The 2006 Will Eisner Comic Industry Awards 

Named after legendary comic book creator Will Eisner, the Eisner Awards are presented every year at America's biggest nerd/comic convention, the San Diego Comic-Con International. This year's nominees are an especially strong lot, encompassing everyone from comics' established greats to new and groundbreaking talents. The winners'll be announced at Comic-Con in July—giving you just enough time to swallow your cooler-than-thou pride and check out some of the best writing and art of the past year.

Top Ten: The Forty-Niners, by Alan Moore and Gene Ha(America's Best Comics)—Nominated for Best Graphic Album, Moore and Ha's period piece takes place in Neopolis—a chaotic, beautiful, retro-futuristic city inhabited only by superpowered denizens. Ha's photo-realistic art is stunning—intricate, fluid, and utterly believable—and is an excellent match for Moore's sharp characterizations and dizzying intelligence. With elements of everything from WWII, superhero clichés, and more modern issues (amongst all the craziness, there's a subtle, heartfelt, and incredibly touching subplot about a gay couple), Moore and Ha create something that feels at once antique and brand new, familiar and challenging. ERIK HENRIKSEN

Astonishing X-Men, by Joss Whedon and John Cassaday (Marvel)—Nominated for Best Continuing Series, Best Penciller, and Best Lettering (snore), Whedon and Cassaday's Astonishing X-Men has already—in only 13 issues—proven to be one of the best superhero comics of... well, ever. Whedon's keen dialogue, spectacular action, and sharp themes make the old-timey X-Men (they've been around since 1963) feel innovative, fresh, and real; likewise, Cassaday's solid, confident, and expressive art works perfectly with both Whedon's conversation-driven scenes and epic action sequences. When hoity-toity nerds talk shit about superhero comics, I nod understandingly, smile patiently, hand them a copy of this book, and then I accept their apology. EH

Tricked, by Alex Robinson (Top Shelf)—Alex Robinson's Tricked is up for Best Graphic Album, but Robinson (also of Box Office Poison fame) should be up for the Best Writer prize as well. A whiz with dialogue, his humbly expressive black-and-white drawings depict a sprawling world of instantly memorable, interconnected New Yorkers. Some of them are likeable, like the cute, buxom waitress Caprice, and some of them are loathsome, like the beer-bellied, bespectacled Ray, whose perpetual blank expression is a subtle visual clue to the autograph-forging sociopath that lurks within. But always, Robinson's characters are beautifully imperfect—vibrant, quirky people whose lives intersect in strange, magical, and sometimes terrible ways. JUSTIN W. SANDERS

Black Hole by Charles Burns (Pantheon)—Nominated for Best Graphic Album (Reprint), Black Hole is a 368-page tome about teen sex and mysterious diseases in Seattle, circa 1975. Believer cover artist Charles Burns employs a hypnotic scratchboard style of drawing of pure blacks, pure whites, and no midtones in between. Each panel, then, is a sinister noir vignette that perfectly complements his dark tale. It's in the narrative, though, that Black Hole falters. A group of teenagers passes around an STD that transforms them into hideous monsters, but no matter how incredibly well the story is laid out visually, Burns never quite gets us to care about his characters. CHAS BOWIE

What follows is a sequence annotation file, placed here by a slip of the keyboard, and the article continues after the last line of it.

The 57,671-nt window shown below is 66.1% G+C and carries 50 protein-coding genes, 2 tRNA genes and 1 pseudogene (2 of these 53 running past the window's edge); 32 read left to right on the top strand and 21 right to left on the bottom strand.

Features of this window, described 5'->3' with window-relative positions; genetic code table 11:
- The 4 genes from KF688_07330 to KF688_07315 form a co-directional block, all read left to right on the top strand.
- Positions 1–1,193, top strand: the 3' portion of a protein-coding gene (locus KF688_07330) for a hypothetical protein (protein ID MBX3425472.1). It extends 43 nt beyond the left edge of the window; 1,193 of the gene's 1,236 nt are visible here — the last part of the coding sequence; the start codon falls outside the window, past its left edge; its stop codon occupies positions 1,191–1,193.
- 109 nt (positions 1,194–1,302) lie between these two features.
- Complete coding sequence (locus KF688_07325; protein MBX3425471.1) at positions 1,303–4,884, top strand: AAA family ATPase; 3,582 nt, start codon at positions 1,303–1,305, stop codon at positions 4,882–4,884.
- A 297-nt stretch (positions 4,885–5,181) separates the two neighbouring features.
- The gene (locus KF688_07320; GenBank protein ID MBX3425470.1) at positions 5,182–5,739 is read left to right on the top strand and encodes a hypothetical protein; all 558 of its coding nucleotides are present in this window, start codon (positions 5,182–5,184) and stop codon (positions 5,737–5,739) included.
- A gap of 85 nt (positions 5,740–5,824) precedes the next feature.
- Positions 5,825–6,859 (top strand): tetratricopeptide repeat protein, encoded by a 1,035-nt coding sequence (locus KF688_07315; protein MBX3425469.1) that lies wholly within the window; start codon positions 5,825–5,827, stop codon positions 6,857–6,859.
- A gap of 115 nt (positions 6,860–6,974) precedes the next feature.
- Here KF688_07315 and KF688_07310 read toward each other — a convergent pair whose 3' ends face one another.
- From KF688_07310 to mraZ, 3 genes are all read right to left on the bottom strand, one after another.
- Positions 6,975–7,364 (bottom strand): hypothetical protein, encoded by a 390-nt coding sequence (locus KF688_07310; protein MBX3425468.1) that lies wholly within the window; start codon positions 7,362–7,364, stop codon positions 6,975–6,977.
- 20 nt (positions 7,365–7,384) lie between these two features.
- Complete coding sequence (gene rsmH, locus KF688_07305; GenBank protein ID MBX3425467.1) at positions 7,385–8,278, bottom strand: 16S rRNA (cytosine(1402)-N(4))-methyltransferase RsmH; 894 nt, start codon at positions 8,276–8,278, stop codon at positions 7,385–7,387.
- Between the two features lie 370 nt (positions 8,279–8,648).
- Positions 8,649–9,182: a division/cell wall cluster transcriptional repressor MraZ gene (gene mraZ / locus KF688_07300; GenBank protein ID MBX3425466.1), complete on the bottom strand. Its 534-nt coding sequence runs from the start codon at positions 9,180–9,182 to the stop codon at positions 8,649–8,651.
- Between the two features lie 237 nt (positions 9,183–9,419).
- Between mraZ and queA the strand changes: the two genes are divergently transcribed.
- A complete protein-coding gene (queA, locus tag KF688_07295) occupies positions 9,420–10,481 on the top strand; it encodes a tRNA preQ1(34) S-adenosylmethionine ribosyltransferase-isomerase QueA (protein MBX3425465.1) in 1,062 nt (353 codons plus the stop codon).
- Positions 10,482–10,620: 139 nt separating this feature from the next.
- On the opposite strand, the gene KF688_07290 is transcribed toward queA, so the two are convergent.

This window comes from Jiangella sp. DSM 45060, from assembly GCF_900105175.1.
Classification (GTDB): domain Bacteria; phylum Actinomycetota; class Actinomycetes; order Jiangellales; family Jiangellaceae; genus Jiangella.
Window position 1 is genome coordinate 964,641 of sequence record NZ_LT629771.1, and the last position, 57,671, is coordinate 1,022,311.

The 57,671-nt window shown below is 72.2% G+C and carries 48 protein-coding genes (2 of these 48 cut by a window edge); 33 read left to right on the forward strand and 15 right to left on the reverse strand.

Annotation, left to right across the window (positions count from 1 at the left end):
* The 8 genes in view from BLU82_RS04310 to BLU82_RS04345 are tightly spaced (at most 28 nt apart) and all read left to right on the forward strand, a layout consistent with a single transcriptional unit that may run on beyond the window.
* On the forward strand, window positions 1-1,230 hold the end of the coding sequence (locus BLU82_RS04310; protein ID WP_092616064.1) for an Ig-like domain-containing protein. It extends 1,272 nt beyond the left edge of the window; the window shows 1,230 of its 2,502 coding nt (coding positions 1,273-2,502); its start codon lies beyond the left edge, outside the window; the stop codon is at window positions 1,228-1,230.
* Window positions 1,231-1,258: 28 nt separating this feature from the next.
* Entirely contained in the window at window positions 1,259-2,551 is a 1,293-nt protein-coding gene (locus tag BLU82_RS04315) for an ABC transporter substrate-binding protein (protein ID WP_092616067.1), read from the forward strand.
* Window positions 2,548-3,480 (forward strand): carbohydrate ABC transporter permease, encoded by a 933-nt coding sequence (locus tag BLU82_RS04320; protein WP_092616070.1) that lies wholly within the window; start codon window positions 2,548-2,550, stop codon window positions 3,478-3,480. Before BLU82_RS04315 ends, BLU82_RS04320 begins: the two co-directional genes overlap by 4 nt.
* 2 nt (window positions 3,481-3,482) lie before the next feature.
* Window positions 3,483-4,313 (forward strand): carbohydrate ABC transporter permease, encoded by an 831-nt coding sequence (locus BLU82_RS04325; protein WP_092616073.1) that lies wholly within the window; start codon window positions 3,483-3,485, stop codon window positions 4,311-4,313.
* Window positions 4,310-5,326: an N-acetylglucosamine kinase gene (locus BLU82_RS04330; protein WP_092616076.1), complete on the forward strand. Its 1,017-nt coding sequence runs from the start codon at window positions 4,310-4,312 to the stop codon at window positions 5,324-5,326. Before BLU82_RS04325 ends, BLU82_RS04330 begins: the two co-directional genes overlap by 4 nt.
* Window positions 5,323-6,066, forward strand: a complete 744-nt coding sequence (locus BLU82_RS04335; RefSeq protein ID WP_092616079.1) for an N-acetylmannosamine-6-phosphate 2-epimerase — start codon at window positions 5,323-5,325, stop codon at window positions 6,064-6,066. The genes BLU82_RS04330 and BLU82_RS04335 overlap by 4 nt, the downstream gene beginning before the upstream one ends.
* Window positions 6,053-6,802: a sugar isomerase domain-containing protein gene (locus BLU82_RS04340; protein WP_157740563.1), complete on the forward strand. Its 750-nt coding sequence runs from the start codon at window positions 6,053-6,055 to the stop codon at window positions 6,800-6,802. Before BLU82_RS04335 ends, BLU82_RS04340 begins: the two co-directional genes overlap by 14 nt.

Ex Machina by Brian K. Vaughan, Tony Harris, and Tom Feister (Wildstorm/DC)—In Vaughan's captivating book (nominated for, among other things, Best Writer and Best Continuing Series) Mitchell Hundred is the newly elected mayor of post-9/11 New York. Oh yeah­­­—he also has the ability to talk to machines, and before he was elected, he flew around with a jetpack and an old-timey aviator suit stopping crimes with his mind powers. The only drawback—and it's a biggie—is the artwork. Each frame is an artist-rendered version of a photograph; instead of making the visuals more realistic, the process makes all the characters appear posed, and ironically unnatural. SCOTT MOORE

Plastic Man: On the Lam by Kyle Baker (DC)—Kyle Baker has been nominated for Best Writer/Artist in the humor category—and for what it's worth, he's got my vote. Plastic Man: On the Lam builds on the whimsical flair of this overlooked hero, nails some hilarious inside jokes, and delivers a sneakily exciting story with a touching finale. Baker cooks up a plot wherein the stretchable hero is framed for murder—and while that may not be the most original story ever told, each panel is infused with a genial, inventive humor that slowly but surely makes you care about the characters. Plus, the cover is plastic! Wrap your head around that. WM. STEVEN HUMPHREY

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